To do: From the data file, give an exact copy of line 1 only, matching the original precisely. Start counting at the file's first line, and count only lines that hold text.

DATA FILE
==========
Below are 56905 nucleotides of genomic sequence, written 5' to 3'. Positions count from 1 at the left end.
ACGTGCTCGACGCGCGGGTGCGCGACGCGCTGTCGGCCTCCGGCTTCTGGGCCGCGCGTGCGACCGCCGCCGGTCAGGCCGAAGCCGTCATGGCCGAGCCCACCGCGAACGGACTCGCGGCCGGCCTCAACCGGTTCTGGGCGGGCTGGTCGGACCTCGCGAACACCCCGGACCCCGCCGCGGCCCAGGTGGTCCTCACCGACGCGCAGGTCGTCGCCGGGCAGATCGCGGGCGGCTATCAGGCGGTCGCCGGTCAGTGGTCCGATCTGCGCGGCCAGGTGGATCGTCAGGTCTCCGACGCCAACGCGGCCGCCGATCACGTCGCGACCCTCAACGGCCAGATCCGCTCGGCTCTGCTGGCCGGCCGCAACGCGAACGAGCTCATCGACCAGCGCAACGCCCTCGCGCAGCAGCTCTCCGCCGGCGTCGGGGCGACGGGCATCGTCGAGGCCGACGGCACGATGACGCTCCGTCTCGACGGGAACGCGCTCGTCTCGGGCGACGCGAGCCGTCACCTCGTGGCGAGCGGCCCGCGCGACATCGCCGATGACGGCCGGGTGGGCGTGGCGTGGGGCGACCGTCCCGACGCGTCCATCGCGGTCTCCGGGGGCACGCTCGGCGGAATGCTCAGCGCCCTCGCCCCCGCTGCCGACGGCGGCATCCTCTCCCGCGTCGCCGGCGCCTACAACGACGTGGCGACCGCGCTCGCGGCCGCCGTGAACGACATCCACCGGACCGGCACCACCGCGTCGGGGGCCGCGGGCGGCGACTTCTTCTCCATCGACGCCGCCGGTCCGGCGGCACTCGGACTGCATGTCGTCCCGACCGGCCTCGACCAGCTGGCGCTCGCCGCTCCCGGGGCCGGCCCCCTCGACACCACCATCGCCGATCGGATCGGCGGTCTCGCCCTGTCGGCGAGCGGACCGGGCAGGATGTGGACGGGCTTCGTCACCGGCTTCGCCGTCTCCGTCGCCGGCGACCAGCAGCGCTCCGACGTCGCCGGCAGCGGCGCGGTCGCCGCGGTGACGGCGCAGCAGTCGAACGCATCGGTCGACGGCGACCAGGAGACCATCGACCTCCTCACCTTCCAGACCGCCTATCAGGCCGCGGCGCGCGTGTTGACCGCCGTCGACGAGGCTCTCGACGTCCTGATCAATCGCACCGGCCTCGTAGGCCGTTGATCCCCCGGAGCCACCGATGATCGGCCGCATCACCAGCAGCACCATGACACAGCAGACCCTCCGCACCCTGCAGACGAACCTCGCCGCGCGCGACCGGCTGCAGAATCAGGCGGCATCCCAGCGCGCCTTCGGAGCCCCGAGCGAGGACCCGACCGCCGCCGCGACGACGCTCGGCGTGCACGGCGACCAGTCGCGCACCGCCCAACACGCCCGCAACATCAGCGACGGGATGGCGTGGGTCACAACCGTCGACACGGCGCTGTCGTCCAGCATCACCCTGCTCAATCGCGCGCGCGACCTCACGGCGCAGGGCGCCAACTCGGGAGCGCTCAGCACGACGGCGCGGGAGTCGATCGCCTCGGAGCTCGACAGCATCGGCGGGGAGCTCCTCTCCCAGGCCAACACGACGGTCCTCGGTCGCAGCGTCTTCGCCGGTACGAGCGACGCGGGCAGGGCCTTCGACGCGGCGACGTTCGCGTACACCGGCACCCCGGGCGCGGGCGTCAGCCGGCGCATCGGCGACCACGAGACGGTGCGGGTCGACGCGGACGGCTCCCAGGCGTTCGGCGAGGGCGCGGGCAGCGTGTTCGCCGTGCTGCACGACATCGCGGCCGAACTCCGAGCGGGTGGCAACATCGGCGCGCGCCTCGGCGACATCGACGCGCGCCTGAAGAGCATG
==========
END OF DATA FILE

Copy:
Below are 56905 nucleotides of genomic sequence, written 5' to 3'. Positions count from 1 at the left end.